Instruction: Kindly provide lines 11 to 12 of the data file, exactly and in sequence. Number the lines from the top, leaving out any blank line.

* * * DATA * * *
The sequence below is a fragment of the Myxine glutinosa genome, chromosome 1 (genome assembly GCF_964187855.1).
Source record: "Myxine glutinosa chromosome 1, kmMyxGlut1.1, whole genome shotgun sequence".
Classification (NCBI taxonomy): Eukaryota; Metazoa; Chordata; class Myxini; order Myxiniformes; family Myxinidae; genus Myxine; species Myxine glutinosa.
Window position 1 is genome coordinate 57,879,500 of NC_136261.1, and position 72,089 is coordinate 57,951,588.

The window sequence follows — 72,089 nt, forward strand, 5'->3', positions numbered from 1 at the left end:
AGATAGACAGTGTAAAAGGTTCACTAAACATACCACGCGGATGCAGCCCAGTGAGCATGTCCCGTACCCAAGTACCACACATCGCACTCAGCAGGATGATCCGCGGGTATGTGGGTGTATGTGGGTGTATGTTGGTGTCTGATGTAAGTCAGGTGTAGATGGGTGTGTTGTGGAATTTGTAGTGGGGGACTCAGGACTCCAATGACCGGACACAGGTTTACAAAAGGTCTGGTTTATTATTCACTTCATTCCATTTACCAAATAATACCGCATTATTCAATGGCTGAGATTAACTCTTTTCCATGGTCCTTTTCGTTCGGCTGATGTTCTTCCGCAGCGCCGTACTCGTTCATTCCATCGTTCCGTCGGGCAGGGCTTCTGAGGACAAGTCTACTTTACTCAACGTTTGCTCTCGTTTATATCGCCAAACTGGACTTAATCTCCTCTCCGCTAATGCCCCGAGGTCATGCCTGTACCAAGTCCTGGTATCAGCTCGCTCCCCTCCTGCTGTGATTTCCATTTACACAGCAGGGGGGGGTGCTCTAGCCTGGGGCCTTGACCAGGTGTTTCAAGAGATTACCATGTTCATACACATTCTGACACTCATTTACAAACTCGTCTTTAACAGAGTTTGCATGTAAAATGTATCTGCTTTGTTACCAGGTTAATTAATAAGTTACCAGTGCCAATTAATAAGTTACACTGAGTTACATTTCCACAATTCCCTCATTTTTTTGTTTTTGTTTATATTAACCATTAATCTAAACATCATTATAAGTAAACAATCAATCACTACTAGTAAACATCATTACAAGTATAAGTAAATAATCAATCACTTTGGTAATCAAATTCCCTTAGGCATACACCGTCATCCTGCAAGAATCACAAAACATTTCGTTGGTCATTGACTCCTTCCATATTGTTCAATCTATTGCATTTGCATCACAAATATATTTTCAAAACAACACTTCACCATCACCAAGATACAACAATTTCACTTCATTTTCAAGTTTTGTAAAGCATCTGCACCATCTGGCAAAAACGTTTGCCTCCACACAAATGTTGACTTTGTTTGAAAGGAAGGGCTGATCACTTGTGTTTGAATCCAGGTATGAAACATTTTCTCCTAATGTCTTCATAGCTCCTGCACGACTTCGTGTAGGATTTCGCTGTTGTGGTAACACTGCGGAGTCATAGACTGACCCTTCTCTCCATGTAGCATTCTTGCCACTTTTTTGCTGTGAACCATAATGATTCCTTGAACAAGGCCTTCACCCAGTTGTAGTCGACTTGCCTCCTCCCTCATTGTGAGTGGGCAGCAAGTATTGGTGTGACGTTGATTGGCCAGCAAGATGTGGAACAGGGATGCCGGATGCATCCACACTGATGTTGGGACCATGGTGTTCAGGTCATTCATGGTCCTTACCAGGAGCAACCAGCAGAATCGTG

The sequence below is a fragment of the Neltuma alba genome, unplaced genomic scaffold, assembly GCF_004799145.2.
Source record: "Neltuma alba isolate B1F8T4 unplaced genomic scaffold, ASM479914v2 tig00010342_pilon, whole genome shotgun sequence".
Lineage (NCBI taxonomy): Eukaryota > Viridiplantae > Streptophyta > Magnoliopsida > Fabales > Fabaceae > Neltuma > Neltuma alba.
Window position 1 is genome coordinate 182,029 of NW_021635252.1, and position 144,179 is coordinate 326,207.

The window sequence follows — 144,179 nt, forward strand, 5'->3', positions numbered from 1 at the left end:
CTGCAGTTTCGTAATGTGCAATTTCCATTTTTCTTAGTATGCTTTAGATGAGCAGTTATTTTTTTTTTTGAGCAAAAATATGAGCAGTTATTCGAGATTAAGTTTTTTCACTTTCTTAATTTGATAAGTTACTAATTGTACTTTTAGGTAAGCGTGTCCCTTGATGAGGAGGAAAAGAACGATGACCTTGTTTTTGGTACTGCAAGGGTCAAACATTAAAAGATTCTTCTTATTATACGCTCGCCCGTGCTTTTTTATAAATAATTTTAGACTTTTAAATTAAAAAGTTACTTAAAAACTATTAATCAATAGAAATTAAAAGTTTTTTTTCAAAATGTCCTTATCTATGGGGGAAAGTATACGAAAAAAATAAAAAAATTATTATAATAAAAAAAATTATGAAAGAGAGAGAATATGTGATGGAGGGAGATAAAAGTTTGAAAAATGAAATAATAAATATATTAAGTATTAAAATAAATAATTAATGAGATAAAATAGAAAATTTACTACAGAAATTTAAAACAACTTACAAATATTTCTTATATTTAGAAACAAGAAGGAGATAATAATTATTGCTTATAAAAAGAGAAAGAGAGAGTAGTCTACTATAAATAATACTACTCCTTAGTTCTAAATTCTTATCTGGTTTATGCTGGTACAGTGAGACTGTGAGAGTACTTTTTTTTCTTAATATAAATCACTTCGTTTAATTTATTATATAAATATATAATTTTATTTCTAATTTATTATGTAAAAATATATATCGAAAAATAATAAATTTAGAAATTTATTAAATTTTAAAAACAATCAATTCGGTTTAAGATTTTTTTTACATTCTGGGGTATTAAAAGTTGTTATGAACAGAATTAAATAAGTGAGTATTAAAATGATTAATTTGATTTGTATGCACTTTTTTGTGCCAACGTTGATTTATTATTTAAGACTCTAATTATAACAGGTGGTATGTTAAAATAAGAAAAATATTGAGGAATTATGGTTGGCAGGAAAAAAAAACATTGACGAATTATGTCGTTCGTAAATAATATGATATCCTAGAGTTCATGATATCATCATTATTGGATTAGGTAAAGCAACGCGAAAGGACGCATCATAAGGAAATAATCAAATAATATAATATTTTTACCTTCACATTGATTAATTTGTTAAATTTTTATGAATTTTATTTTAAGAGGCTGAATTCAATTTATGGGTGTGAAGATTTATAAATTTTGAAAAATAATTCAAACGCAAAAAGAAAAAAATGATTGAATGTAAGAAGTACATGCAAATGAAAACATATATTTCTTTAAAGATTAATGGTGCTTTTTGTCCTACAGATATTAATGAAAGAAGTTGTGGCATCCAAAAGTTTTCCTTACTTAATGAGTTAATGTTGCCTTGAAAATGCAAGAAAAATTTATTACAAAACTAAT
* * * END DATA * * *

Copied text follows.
The window sequence follows — 144,179 nt, forward strand, 5'->3', positions numbered from 1 at the left end:
CTGCAGTTTCGTAATGTGCAATTTCCATTTTTCTTAGTATGCTTTAGATGAGCAGTTATTTTTTTTTTTGAGCAAAAATATGAGCAGTTATTCGAGATTAAGTTTTTTCACTTTCTTAATTTGATAAGTTACTAATTGTACTTTTAGGTAAGCGTGTCCCTTGATGAGGAGGAAAAGAACGATGACCTTGTTTTTGGTACTGCAAGGGTCAAACATTAAAAGATTCTTCTTATTATACGCTCGCCCGTGCTTTTTTATAAATAATTTTAGACTTTTAAATTAAAAAGTTACTTAAAAACTATTAATCAATAGAAATTAAAAGTTTTTTTTCAAAATGTCCTTATCTATGGGGGAAAGTATACGAAAAAAATAAAAAAATTATTATAATAAAAAAAATTATGAAAGAGAGAGAATATGTGATGGAGGGAGATAAAAGTTTGAAAAATGAAATAATAAATATATTAAGTATTAAAATAAATAATTAATGAGATAAAATAGAAAATTTACTACAGAAATTTAAAACAACTTACAAATATTTCTTATATTTAGAAACAAGAAGGAGATAATAATTATTGCTTATAAAAAGAGAAAGAGAGAGTAGTCTACTATAAATAATACTACTCCTTAGTTCTAAATTCTTATCTGGTTTATGCTGGTACAGTGAGACTGTGAGAGTACTTTTTTTTCTTAATATAAATCACTTCGTTTAATTTATTATATAAATATATAATTTTATTTCTAATTTATTATGTAAAAATATATATCGAAAAATAATAAATTTAGAAATTTATTAAATTTTAAAAACAATCAATTCGGTTTAAGATTTTTTTTACATTCTGGGGTATTAAAAGTTGTTATGAACAGAATTAAATAAGTGAGTATTAAAATGATTAATTTGATTTGTATGCACTTTTTTGTGCCAACGTTGATTTATTATTTAAGACTCTAATTATAACAGGTGGTATGTTAAAATAAGAAAAATATTGAGGAATTATGGTTGGCAGGAAAAAAAAACATTGACGAATTATGTCGTTCGTAAATAATATGATATCCTAGAGTTCATGATATCATCATTATTGGATTAGGTAAAGCAACGCGAAAGGACGCATCATAAGGAAATAATCAAATAATATAATATTTTTACCTTCACATTGATTAATTTGTTAAATTTTTATGAATTTTATTTTAAGAGGCTGAATTCAATTTATGGGTGTGAAGATTTATAAATTTTGAAAAATAATTCAAACGCAAAAAGAAAAAAATGATTGAATGTAAGAAGTACATGCAAATGAAAACATATATTTCTTTAAAGATTAATGGTGCTTTTTGTCCTACAGATATTAATGAAAGAAGTTGTGGCATCCAAAAGTTTTCCTTACTTAATGAGTTAATGTTGCCTTGAAAATGCAAGAAAAATTTATTACAAAACTAAT